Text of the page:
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The Pharaoh's Secret (NUMA Files 13) Clive Cussler 2022/7/22 13:55:08

The target was out ahead, still running, heading for yet another wall. This one was at the very front of the fort, where it jutted out into the harbor. So far, they’d gone up to the top and come down two levels of the wedding cake. Kurt figured this was the end of the line. They were on the lower tier of the fort now and the drop on the other side of the wall was seventy, perhaps eighty feet, with nothing at the bottom but rocks.

The man seemed to realize this, hitting the brakes before he got to the wall and looking back at Kurt. After a slight hesitation, he took off again, raced for the wall at a dead run and launched himself off of its precipice. It was a suicide leap if ever he’d seen one.

Kurt reached the edge and looked over, expecting to find a hopelessly smashed body lying on the rocks below. Instead, he saw a narrow rectangular cut carved into the stone like a canal. Not only was the man who’d jumped alive, he was swimming like an Olympic champion out toward a waiting motorboat.

There was nothing he could do but watch in grudging admiration as the swimmer was hauled aboard the boat, which sped off and disappeared into the night.

“What happened?” a voice shouted from one level above him.

Kurt looked back to see Joe holding Dr. Hagen up by the scruff of the neck.

“He got away,” Kurt said. “Have to hand it to him, he earned it.”

“At least we have this one,” Joe replied.

As Joe spoke, a sharp crack rang out and the prisoner sagged to his knees and then fell sideways. Both Kurt and Joe dove for cover, but no additional shots came forth.

From his spot behind the ramparts of the wall, Kurt looked around. Both he and Joe were smart enough to stay down, shouting to each other from behind the safety of the stone walls.

“Joe,” Kurt called out. “Tell me you’re all right.”

“I’m okay,” Joe called back, sounding glum. “But our prisoner is dead.”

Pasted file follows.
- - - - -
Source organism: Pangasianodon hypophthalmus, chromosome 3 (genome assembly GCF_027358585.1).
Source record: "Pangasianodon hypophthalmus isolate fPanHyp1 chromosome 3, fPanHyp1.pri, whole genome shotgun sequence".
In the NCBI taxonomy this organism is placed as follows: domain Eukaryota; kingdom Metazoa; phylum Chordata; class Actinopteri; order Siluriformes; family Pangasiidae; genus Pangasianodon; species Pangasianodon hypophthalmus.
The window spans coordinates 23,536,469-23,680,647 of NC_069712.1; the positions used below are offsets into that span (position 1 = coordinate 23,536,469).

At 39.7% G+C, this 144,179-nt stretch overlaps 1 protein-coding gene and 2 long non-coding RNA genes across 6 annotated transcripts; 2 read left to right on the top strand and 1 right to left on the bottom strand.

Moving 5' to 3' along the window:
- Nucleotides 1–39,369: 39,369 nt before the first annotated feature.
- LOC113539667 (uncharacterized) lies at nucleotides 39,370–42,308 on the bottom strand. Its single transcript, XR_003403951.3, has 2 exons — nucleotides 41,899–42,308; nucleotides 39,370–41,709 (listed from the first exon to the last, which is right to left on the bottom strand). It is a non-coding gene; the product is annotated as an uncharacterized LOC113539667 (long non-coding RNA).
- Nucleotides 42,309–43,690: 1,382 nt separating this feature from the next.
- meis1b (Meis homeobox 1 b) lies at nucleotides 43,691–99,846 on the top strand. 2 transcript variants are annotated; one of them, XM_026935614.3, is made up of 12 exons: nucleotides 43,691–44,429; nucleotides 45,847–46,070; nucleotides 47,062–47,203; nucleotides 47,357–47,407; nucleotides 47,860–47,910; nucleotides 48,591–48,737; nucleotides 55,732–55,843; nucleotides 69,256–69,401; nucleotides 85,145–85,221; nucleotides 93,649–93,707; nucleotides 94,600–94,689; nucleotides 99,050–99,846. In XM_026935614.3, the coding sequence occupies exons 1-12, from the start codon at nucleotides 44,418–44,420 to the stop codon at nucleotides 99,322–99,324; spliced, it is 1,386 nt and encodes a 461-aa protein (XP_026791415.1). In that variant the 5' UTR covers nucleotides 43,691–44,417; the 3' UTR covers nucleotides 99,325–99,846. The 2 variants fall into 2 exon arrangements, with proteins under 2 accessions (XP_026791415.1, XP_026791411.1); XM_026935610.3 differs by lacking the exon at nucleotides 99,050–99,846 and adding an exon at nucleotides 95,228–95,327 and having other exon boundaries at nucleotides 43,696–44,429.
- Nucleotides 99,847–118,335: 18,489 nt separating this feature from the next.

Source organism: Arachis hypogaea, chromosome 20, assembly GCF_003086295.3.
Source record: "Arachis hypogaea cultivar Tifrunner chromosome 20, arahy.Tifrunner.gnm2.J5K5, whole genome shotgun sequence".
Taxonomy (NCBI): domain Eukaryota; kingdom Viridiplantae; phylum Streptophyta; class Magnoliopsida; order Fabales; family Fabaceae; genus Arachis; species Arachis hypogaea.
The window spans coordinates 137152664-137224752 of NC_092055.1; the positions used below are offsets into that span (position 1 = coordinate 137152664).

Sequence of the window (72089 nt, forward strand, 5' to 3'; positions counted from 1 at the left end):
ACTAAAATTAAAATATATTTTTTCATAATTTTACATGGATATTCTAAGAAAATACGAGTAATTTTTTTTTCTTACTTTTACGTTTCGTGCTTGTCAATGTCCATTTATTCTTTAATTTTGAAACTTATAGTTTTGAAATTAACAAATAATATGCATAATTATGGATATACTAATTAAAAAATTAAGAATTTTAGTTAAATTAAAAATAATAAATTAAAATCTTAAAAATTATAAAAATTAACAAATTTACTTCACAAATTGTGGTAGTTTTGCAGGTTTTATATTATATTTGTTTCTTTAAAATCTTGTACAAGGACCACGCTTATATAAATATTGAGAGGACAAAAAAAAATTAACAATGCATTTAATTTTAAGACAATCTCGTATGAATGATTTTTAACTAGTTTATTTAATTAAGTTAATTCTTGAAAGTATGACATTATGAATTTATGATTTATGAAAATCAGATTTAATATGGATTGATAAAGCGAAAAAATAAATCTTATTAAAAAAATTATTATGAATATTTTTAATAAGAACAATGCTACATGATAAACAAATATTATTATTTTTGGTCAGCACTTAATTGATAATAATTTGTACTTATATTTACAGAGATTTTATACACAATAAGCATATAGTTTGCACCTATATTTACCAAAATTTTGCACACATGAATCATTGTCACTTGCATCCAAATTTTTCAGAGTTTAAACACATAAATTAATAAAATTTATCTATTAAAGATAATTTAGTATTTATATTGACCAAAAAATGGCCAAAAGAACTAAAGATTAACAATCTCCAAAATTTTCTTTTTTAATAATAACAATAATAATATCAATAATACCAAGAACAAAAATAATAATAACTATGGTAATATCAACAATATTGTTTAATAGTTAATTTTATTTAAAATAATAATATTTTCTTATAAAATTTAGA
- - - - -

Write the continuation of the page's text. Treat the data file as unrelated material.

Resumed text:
Kurt could have guessed. “Damn,” he muttered. “All this for nothing.”

“Any idea where the shot came from?”

Considering Joe’s position on the upper level and the way the sound echoed off the walls, the shot had to have come from somewhere across the water. “The other side of the harbor,” Kurt guessed.

He risked a glance in that direction. The speedboat was gone, but that was no platform to shoot from anyway. On the far shore were other structures, including the fortifications and flat gunnery plaza of another fort.

“That’s at least a thousand feet,” Joe said.

“In the dark, with a slight wind,” Kurt said. “Heck of a shot.”

“Especially on the first try,” Joe added. “Without correcting.”

It wasn’t morbidity that led them to talk this way. They were trying to determine the nature of their enemy. “And they took out their own guy instead of us,” Kurt added.

“You thinking what I’m thinking?” Joe asked. “That these guys are professionals?”

“Heavy hitters,” Kurt said. “Hagen was just a dupe.”

By now, police units were racing down the road to the fort. Flashing red and blue lights on a powerboat cruising toward them from the inner harbor showed the police were out there as well. Too late, Kurt thought. The culprits were dead or gone.

Keeping his head down in case the sniper was still in place, he pulled the note Kensington had been trying to write from his pocket. It was covered in blood, but part of it was readable. It seemed to be a name. Sophie C. . . .

It rang no bells. But, then, nothing seemed to make sense at the moment. He hid the note, waited for the police to arrive and wondered when their luck was going to turn.

Across the river, on ruins every bit as old and auspicious as those of Fort Saint Angelo, another figure was convinced that his luck had done just that. He stood, gazing at the aftermath of his shot.

He’d sighted the enemy, adjusted for the wind and fought off a sudden blurring of his vison, forcing a double image back into one and pulling the trigger. The vision problems went along with the slowly healing blisters and sores on his face.

Number four wore those scars with pride. He’d survived the death march back to the checkpoint and he’d been given a second chance to serve Osiris. With a single shot, he’d proven his worth.

He disassembled a long-barreled sniper’s rifle, perused the electronic photo of the killing shot he’d taken and wondered briefly if he should have killed the Americans instead. But there was only time for one clean shot and Hagen had to be silenced. He’d made the right choice. He’d kill the Americans next time.